Summary: Paul starts off cool, and then heats up quickly. He cuts to the chase calmly and directly and doesn’t mince words. SALVATION IS NOT OF WORKS! Link inc. to formatted text, audio, PowerPoint.
What an Introduction!
Paul starts off cool, and then heats up quickly. He cuts to the chase calmly and directly and doesn’t mince words.
Galatians is God’s rebuttal of legalism of every description. The Mosaic Law is neither discredited, despised, nor disregarded. Its majesty, perfection, demands, fullness, and purpose are maintained. Yet these very qualities make it utterly impossible for man to come this route to God. Another way is opened for man to be justified before God, a way which entirely bypasses the Mosaic Law. The new route is by faith.
Justification by faith is the theme, with the emphasis upon faith.
In Galatians Paul is defending the gospel from those who would add law to justification by faith. Faith plus law was the thrust of Judaism. Faith plus nothing was the answer of Paul. The Judaizers again questioned Paul’s authority as an apostle and his teaching that simple faith was adequate for salvation. Paul mildly defends his apostleship and demonstrates the sufficiency of the gospel of grace to save.
Notice this cool greeting, different from what we got used to as we watched him deal w/ the church at Corinth:
Paul, an apostle, (not of men, neither by man, but by Jesus Christ, and God the Father, who raised him from the dead;) [Gal. 1:1].
Actually there is no parenthesis necessary in this verse. Paul is simply stating that he is an apostle. No more trying to prove it, these folks didn’t need that evidently, just a reminder of the facts. The word apostle is used in a twofold sense:
1. One of the Twelve (Acts 1:21-26)
(a) With Jesus during His three year ministry (v. 21);
(b) Witness of His postresurrection ministry (v. 22);
2. One sent forth. This is the wider sense as used in Acts 11:22.
Paul, I believe, took the place of Judas. After the resurrection of Jesus, Matthias was chosen by the disciples to fill the place of Judas, but no information is given about Matthias except the account given in Acts 1:15-26. They cast lots, rather than relying on the Lord to help them choose, and Matthias is never mentioned again. If the Holy Spirit had chosen him, certainly somewhere along the way He would have set His seal upon this man. Paul, however, proved he was an apostle, and Matthias did not. The election of Matthias as an apostle was held before Pentecost, which was before the Holy Spirit came into the church. For that reason I do not think that the Holy Spirit had anything to do with the selection of Matthias. We must be very careful in our churches that we do not have decisions, votes, and elections which are not ordered by the Holy Spirit. I believe that Paul is the man whom the Spirit of God chose to take Judas’ place.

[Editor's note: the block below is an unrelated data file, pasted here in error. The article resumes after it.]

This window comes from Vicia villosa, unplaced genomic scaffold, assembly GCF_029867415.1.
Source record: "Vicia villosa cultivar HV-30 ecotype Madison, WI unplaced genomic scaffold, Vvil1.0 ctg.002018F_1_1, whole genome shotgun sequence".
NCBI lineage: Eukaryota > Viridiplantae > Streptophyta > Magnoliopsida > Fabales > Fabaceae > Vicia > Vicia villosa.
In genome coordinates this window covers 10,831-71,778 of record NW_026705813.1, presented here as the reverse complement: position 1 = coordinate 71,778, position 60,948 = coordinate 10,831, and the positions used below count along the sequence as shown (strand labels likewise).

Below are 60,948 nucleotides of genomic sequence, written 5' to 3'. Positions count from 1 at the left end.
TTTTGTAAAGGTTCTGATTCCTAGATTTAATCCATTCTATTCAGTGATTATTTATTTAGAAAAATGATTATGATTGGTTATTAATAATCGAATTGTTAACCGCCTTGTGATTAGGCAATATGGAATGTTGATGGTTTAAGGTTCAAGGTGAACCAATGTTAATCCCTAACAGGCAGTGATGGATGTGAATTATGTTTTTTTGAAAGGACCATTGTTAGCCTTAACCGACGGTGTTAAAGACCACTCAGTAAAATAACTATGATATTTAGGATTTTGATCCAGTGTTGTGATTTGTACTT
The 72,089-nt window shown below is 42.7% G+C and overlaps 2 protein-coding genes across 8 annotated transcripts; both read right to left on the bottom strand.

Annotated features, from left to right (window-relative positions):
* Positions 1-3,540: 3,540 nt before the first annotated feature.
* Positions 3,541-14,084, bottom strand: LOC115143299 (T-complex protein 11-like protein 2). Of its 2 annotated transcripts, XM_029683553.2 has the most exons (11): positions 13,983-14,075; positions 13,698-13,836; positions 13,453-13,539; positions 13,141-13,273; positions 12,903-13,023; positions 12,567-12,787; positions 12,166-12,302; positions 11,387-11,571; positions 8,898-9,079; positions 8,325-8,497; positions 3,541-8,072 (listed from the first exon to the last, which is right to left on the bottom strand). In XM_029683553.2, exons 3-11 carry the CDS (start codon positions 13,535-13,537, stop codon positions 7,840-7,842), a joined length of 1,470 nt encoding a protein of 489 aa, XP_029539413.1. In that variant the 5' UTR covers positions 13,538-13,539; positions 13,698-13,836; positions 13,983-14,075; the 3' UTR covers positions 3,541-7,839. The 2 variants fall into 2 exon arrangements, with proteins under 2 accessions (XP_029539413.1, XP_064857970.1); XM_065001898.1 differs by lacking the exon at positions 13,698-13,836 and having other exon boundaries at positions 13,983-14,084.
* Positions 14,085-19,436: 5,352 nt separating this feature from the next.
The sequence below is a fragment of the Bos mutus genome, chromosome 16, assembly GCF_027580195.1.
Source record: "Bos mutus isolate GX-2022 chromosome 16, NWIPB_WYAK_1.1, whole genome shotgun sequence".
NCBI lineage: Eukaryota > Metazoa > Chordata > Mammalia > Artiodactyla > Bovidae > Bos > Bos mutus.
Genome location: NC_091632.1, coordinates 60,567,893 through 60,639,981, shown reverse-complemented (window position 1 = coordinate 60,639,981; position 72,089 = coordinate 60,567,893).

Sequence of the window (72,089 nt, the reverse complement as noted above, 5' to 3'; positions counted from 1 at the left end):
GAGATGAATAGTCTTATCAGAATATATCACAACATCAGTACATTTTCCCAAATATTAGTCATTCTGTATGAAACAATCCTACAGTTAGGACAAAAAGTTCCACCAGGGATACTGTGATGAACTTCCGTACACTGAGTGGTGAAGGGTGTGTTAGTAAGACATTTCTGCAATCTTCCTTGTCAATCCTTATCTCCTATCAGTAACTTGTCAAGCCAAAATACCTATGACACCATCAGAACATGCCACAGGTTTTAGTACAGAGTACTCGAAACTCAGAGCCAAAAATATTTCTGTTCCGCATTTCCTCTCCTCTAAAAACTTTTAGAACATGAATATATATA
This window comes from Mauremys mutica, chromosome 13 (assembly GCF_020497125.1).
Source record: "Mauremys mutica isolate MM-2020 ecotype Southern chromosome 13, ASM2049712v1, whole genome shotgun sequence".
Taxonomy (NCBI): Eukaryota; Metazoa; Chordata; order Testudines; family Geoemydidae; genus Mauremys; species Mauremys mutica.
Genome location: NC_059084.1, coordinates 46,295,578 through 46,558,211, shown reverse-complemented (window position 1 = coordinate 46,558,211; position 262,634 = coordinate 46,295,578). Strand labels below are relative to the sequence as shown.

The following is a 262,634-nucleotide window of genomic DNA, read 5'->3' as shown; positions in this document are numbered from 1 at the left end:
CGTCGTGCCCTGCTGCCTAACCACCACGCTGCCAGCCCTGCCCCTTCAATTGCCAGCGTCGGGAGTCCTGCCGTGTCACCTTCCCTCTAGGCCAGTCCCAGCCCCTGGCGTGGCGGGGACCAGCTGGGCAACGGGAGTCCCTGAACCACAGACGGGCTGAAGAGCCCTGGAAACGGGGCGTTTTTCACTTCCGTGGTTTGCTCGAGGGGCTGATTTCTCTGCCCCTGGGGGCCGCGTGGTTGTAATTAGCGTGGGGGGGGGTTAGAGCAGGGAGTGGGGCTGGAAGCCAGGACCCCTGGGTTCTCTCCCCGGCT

In this verse Paul also says that he is not "of men." The preposition apo conveys the meaning of "not from men," that is, it is not legalistic. He is not an apostle by appointment or commission after having attended a school or having taken a prescribed course.
Paul also declares that his apostleship is not "by man." The preposition dia indicates that it was not through man, that is, not ritualistic by means of laying on of hands, as by a church. Paul did not have the other apostles lay their hands on his head and say, "Hocus pocus, you are an apostle."
Paul was an apostle. How? He was an apostle by Jesus Christ. Jesus called him, and set him apart for the office (see Acts 9:15-16).
Now I am an ordained minister from men and through men. I was told that I had to go to Bible college and obtain certain degrees before I could be ordained. I did that. That was from men. That was the legalistic side. Next I went before a church body that examined me. Their decision was that I should be an ordained minister. I knelt, and a group of men put their hands on me and said, "You are now an ordained minister." That is the kind of minister I am. Paul said, "I am not that kind of an apostle. Men had nothing to do with it. I am an apostle directly by Jesus Christ and God the Father who raised Him from the dead."
And all the brethren which are with me, unto the churches of Galatia [Gal. 1:2].
You will notice that Paul’s greeting is cool, brief, formal, and terse. No one is personally mentioned. He is not writing just to one church. He is writing to several churches -- "churches of Galatia."